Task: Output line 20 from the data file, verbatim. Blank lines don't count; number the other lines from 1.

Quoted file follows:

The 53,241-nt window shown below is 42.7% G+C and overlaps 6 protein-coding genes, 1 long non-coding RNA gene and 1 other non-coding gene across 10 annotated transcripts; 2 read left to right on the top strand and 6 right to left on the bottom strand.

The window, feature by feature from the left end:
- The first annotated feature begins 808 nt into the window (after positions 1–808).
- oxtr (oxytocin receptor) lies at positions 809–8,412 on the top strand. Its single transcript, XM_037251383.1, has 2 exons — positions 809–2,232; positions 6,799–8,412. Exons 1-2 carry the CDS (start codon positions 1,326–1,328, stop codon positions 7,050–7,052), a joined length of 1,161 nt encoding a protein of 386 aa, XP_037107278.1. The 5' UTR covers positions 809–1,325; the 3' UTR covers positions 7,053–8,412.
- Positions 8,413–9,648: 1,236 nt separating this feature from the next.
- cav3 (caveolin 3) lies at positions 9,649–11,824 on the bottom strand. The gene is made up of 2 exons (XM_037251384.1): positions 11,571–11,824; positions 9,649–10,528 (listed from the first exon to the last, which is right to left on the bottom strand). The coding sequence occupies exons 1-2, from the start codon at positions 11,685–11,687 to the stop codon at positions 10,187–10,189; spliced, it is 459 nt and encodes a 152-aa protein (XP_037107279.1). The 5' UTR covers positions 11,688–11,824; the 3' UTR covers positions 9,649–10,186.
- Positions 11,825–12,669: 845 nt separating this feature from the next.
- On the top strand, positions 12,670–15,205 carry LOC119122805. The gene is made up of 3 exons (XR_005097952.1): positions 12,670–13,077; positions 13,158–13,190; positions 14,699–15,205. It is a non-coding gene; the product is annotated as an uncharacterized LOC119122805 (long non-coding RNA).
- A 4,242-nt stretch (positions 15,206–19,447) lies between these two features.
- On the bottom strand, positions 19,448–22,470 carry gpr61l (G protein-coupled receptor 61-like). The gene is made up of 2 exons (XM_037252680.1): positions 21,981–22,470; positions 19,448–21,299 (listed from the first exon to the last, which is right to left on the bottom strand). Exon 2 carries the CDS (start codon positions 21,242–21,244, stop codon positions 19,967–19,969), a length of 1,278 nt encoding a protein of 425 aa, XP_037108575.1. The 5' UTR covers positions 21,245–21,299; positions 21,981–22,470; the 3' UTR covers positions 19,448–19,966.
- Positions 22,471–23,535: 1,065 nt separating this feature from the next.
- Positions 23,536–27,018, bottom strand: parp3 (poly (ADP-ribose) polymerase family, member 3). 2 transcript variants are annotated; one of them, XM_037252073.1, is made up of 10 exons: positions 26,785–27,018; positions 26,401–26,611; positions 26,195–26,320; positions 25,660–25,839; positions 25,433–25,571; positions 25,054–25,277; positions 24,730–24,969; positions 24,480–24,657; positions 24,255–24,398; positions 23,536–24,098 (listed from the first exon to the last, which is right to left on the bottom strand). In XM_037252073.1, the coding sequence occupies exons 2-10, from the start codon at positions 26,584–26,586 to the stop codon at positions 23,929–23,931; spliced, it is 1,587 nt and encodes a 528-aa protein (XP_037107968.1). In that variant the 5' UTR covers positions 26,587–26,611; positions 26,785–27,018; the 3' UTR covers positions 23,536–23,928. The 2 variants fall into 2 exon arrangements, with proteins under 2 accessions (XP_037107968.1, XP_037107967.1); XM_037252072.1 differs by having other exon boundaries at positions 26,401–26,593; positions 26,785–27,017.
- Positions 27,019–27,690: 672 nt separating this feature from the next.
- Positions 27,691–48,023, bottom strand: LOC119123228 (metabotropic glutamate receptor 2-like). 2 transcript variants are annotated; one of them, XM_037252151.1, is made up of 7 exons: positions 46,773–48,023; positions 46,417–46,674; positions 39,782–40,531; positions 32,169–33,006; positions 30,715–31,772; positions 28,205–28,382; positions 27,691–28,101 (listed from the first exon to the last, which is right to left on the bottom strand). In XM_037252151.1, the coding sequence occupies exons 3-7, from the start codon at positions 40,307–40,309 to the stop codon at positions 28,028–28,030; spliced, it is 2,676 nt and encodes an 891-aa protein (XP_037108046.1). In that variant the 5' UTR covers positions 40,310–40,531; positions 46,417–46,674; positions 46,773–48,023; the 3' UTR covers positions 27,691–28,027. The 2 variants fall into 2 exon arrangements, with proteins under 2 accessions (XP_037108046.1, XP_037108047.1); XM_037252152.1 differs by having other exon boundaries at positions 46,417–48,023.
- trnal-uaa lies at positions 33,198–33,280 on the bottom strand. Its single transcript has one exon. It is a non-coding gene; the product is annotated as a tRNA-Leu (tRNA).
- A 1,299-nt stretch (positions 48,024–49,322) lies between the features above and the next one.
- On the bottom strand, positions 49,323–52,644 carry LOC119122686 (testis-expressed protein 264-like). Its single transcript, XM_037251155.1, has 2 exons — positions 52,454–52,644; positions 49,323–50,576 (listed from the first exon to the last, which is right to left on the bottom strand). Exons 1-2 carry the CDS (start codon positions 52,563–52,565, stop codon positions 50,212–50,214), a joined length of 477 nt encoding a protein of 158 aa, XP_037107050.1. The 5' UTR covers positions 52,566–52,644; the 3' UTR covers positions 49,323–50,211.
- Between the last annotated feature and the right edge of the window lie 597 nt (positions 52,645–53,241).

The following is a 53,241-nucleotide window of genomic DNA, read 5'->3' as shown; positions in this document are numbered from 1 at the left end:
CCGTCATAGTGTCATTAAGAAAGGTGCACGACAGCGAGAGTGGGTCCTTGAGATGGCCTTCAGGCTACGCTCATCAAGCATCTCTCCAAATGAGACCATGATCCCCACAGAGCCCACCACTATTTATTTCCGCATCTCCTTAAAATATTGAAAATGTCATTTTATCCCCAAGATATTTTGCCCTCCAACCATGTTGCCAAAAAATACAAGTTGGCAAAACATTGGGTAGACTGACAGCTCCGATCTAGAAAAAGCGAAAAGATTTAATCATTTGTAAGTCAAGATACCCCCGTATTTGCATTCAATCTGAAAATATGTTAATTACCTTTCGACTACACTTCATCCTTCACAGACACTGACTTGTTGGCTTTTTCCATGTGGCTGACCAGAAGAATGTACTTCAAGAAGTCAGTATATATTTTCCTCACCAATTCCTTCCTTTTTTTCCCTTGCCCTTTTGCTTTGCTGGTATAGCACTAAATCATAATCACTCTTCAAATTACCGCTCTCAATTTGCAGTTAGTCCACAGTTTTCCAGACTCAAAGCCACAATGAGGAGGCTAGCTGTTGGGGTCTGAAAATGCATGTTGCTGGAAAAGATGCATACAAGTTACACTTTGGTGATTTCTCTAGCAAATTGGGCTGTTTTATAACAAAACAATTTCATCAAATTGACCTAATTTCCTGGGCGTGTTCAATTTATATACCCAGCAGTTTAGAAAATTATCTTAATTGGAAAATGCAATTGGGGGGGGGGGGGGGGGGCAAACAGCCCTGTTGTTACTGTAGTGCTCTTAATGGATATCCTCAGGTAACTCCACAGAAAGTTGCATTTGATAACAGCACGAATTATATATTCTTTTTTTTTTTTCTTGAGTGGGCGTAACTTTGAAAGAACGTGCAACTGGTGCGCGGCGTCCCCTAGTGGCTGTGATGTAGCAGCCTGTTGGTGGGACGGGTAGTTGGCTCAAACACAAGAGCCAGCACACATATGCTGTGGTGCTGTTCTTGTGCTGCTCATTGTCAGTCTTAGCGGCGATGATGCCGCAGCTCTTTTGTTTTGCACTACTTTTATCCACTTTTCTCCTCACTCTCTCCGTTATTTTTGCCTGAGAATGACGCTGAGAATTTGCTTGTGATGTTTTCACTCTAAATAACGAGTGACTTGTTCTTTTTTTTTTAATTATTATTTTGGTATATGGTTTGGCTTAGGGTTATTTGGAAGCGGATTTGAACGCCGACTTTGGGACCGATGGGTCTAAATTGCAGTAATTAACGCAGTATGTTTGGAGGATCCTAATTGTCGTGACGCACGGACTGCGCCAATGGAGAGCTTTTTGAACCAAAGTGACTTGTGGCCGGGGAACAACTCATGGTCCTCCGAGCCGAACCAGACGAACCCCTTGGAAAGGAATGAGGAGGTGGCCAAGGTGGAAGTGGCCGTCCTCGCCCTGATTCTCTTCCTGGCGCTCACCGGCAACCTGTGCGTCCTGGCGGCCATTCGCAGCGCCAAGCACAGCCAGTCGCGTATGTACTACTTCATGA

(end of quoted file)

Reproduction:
CCGTCATAGTGTCATTAAGAAAGGTGCACGACAGCGAGAGTGGGTCCTTGAGATGGCCTTCAGGCTACGCTCATCAAGCATCTCTCCAAATGAGACCATGATCCCCACAGAGCCCACCACTATTTATTTCCGCATCTCCTTAAAATATTGAAAATGTCATTTTATCCCCAAGATATTTTGCCCTCCAACCATGTTGCCAAAAAATACAAGTTGGCAAAACATTGGGTAGACTGACAGCTCCGATCTAGAAAAAGCGAAAAGATTTAATCATTTGTAAGTCAAGATACCCCCGTATTTGCATTCAATCTGAAAATATGTTAATTACCTTTCGACTACACTTCATCCTTCACAGACACTGACTTGTTGGCTTTTTCCATGTGGCTGACCAGAAGAATGTACTTCAAGAAGTCAGTATATATTTTCCTCACCAATTCCTTCCTTTTTTTCCCTTGCCCTTTTGCTTTGCTGGTATAGCACTAAATCATAATCACTCTTCAAATTACCGCTCTCAATTTGCAGTTAGTCCACAGTTTTCCAGACTCAAAGCCACAATGAGGAGGCTAGCTGTTGGGGTCTGAAAATGCATGTTGCTGGAAAAGATGCATACAAGTTACACTTTGGTGATTTCTCTAGCAAATTGGGCTGTTTTATAACAAAACAATTTCATCAAATTGACCTAATTTCCTGGGCGTGTTCAATTTATATACCCAGCAGTTTAGAAAATTATCTTAATTGGAAAATGCAATTGGGGGGGGGGGGGGGGGGCAAACAGCCCTGTTGTTACTGTAGTGCTCTTAATGGATATCCTCAGGTAACTCCACAGAAAGTTGCATTTGATAACAGCACGAATTATATATTCTTTTTTTTTTTTCTTGAGTGGGCGTAACTTTGAAAGAACGTGCAACTGGTGCGCGGCGTCCCCTAGTGGCTGTGATGTAGCAGCCTGTTGGTGGGACGGGTAGTTGGCTCAAACACAAGAGCCAGCACACATATGCTGTGGTGCTGTTCTTGTGCTGCTCATTGTCAGTCTTAGCGGCGATGATGCCGCAGCTCTTTTGTTTTGCACTACTTTTATCCACTTTTCTCCTCACTCTCTCCGTTATTTTTGCCTGAGAATGACGCTGAGAATTTGCTTGTGATGTTTTCACTCTAAATAACGAGTGACTTGTTCTTTTTTTTTTAATTATTATTTTGGTATATGGTTTGGCTTAGGGTTATTTGGAAGCGGATTTGAACGCCGACTTTGGGACCGATGGGTCTAAATTGCAGTAATTAACGCAGTATGTTTGGAGGATCCTAATTGTCGTGACGCACGGACTGCGCCAATGGAGAGCTTTTTGAACCAAAGTGACTTGTGGCCGGGGAACAACTCATGGTCCTCCGAGCCGAACCAGACGAACCCCTTGGAAAGGAATGAGGAGGTGGCCAAGGTGGAAGTGGCCGTCCTCGCCCTGATTCTCTTCCTGGCGCTCACCGGCAACCTGTGCGTCCTGGCGGCCATTCGCAGCGCCAAGCACAGCCAGTCGCGTATGTACTACTTCATGA